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Niel Gow

Master Of The Fiddle

Niel Gow has inspired an annual music festival, influenced students
around the world and now, more than 200 years after his death, will
soon be immortalized in bronze.

BY JIM GILCHRIST

Last March, in Little Dunkeld Church by the banks of the River Tay, an audience sat rapt as Pete Clark raised his bow to play one of the best-loved airs in the Scots fiddle repertoire, Niel Gow's "Lament for His Second Wife." The lovingly unhurried cadences filled the 18th-century Perthshire kirk and drifted faintly outside where, following a couple of days of fitful sunshine, the weather had settled into a steady early spring snowfall that whitened the kirk roof and blanketed the nearby grave of the tune's composer, Niel Gow, widely regarded as the greatest figure to emerge from the 18th-century "golden age" of Scots fiddle playing.

The church is situated between the adjoining villages of Birnam and Dunkeld, Gow having passed his entire life in a weaver's cottage that still stands in the hamlet of Inver, just across the Tay from Dunkeld. The instrument Clark was playing actually belonged to Gow during the later years of his life -- he died in 1807 -- and, indeed, was most probably the one on which he composed his best known air, that self-same lament.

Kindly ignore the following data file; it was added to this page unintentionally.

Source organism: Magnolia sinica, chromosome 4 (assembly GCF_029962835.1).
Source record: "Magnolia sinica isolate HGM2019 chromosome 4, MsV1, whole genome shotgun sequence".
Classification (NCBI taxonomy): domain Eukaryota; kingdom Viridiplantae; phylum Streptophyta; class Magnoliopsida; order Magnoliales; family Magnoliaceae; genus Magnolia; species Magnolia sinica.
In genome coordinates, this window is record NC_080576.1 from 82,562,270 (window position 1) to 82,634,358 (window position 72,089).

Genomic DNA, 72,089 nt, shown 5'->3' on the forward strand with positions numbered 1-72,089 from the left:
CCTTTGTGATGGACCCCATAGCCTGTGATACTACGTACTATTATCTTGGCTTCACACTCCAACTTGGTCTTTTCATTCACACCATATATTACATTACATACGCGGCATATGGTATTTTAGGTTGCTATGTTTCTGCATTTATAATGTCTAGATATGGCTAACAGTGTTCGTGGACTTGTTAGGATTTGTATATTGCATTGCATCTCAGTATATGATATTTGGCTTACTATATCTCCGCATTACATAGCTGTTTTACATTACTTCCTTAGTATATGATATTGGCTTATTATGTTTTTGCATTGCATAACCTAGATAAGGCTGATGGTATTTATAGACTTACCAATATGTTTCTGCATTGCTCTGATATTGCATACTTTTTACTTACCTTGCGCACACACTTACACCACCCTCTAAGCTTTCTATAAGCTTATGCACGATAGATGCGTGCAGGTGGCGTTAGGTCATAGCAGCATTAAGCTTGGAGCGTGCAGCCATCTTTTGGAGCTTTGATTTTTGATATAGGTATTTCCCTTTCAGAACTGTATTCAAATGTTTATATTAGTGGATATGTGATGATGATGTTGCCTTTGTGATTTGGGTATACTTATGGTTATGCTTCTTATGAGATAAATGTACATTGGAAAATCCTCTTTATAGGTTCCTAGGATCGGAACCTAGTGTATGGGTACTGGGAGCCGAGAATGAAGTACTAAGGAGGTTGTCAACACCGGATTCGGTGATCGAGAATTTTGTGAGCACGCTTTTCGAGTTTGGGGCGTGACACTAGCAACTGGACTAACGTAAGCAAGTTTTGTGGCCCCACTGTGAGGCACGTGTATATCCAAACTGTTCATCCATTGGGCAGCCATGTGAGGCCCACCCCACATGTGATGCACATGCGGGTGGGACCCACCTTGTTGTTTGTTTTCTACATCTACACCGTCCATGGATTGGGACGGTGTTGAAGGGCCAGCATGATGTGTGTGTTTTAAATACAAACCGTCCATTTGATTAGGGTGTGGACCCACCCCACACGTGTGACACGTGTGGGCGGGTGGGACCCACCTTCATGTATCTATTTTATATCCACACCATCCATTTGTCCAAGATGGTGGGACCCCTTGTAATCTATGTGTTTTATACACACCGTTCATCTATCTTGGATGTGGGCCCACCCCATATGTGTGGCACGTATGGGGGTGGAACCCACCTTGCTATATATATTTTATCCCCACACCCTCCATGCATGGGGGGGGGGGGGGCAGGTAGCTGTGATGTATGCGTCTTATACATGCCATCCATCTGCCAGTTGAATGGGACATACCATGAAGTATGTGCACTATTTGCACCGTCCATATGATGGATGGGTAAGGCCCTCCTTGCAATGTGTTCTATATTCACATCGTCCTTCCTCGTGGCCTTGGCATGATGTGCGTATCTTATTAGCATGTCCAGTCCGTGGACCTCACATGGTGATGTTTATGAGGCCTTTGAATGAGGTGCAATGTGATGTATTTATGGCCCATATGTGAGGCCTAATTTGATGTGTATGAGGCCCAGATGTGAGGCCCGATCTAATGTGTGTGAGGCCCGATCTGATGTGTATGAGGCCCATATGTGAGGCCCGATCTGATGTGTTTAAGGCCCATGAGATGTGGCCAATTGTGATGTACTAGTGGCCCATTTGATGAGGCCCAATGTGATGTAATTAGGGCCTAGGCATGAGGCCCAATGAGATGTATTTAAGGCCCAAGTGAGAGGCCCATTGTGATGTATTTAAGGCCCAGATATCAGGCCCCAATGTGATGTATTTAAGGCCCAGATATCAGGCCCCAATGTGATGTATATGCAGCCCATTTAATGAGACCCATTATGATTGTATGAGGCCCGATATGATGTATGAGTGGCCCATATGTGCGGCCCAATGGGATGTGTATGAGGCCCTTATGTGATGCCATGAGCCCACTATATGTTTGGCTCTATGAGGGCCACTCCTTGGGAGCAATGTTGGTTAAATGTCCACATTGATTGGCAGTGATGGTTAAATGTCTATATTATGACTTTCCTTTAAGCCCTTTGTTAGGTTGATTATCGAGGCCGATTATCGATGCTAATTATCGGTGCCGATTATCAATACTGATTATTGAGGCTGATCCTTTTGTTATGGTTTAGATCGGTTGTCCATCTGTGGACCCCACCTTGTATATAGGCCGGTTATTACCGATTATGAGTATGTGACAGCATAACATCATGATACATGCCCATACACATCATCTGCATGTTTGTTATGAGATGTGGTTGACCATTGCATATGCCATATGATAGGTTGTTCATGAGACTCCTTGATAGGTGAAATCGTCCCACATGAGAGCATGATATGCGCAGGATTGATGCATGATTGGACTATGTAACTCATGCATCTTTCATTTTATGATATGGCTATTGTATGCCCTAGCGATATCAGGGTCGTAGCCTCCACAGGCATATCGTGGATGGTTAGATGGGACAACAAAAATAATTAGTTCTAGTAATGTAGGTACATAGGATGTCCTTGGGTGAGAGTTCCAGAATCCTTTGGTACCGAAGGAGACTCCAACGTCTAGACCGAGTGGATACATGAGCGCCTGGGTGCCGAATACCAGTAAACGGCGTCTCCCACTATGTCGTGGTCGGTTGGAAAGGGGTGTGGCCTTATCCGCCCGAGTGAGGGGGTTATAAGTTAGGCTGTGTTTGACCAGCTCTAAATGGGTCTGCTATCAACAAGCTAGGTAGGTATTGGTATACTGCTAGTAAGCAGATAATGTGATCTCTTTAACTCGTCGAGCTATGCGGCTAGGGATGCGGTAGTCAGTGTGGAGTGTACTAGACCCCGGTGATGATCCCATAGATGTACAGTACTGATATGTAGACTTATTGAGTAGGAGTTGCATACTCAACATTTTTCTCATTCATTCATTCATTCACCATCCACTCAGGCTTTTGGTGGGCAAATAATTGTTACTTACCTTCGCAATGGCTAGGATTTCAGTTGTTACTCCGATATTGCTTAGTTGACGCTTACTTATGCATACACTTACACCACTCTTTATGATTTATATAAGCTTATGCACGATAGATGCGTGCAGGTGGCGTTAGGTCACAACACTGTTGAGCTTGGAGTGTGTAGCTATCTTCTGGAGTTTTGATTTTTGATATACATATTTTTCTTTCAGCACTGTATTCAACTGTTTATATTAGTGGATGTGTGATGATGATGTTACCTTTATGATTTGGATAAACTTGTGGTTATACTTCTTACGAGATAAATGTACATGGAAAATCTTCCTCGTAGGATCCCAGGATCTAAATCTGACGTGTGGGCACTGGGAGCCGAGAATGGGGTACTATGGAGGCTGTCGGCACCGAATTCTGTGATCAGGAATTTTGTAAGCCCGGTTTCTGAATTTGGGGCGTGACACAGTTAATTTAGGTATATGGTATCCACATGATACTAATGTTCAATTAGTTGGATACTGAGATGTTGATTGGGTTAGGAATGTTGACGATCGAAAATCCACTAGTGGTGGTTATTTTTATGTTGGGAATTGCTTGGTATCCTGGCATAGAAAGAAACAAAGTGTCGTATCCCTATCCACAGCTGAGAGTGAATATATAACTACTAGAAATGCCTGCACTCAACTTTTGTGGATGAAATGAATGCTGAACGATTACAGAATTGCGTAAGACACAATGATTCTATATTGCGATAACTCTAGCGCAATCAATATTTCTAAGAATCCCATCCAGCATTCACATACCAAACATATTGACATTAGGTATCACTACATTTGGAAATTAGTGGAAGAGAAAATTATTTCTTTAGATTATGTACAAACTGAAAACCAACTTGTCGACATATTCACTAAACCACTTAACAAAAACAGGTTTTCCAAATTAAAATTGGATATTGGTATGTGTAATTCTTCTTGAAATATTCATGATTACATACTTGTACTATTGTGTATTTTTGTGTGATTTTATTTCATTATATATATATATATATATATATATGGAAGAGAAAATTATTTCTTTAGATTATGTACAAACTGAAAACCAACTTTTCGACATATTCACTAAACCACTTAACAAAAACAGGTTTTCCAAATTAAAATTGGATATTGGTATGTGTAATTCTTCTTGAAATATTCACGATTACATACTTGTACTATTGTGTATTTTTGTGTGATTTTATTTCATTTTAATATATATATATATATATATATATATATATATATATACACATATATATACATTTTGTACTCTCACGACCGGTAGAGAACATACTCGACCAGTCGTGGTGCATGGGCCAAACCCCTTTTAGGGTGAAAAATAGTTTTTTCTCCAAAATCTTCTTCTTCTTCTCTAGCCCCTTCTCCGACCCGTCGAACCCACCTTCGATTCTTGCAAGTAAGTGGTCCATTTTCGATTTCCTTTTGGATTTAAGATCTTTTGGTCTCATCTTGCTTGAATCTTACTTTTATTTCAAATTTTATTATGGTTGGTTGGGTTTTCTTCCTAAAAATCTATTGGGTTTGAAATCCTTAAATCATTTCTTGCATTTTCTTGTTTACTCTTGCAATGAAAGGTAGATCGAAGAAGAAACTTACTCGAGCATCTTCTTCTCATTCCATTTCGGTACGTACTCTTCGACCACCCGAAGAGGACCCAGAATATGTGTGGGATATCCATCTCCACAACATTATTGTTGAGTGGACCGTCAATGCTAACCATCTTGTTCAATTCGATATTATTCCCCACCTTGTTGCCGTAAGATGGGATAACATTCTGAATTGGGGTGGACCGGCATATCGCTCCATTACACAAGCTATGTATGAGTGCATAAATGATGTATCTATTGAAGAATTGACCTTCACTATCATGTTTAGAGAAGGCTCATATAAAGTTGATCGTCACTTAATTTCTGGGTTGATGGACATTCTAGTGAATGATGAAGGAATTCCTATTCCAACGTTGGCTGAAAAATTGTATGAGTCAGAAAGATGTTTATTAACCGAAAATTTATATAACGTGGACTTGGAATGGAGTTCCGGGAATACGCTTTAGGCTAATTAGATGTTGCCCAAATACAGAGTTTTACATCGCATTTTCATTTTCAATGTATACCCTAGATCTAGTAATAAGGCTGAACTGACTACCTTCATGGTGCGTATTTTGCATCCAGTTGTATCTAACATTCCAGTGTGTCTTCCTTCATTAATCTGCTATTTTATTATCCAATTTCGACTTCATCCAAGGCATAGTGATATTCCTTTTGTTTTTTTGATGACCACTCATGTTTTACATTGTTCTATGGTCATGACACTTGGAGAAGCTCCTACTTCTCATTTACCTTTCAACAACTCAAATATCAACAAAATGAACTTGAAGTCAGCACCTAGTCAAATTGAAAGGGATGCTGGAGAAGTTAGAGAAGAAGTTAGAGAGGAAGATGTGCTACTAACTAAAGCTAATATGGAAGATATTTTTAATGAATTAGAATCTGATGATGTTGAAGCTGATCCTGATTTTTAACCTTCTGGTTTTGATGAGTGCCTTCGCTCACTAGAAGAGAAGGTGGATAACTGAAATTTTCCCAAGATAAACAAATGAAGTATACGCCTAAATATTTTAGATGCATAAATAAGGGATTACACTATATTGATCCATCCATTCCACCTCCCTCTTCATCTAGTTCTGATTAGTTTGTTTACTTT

The intimate recital was part of the annual Niel Gow Festival, which Clark, a highly regarded musician and champion of Gow's music, has organized since 2004, celebrating Gow's musical legacy and also, importantly, helping to raise the necessary funding to erect a fitting memorial to the Perthshire fiddle legend. And his tireless work will see fruition this coming March when the 17th Gow festival witnesses, at last, the unveiling in Dunkeld of an imposing bronze statue of the maestro, created by the well-known Scottish sculptor David Annand.

For many years, Clark has bemoaned the lack of a proper memorial to a musician and composer of Gow's stature, apart from a modest plaque affixed to the wall of his cottage in Inver, now a private dwelling. Just across the busy A9 highway and below a tree on the banks of the Tay known as Niel Gow's Oak is a carved wooden bench with an inscription from a song by Michael Marra about another, more contemporary local fiddler, Dougie MacLean: "I sit beneath the fiddle tree, the ghost of Niel Gow next to me...."

A suitably imposing memorial, however, has been lacking. Clark points out that Birnam, where he lived until last year, has long boasted a garden in memory of Beatrix Potter, the popular English children's author, illustrator and naturalist who regularly visited the village. Potter was a fantastic artist, he agrees, "But she only came here on her holidays, while Gow lived here for 80 years."

However, having assiduously raised funds over the years through the Gow Festival and through profits from his current album with pianist Muriel Johnstone, Niel Gow's Fiddle, Clark and the Niel Gow Festival Society last year commissioned a statue from Annand, a Fife-based sculptor whose subjects have included such well-known figures as the 18th-century poet Robert Fergusson, whose bronze likeness is a popular landmark in Edinburgh's Canongate, and Mary, Queen of Scots, at Linlithgow Palace.

The full text of this article is available in the Winter 2019 issue of Scottish Life.

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Photo (left) courtesy David Annand.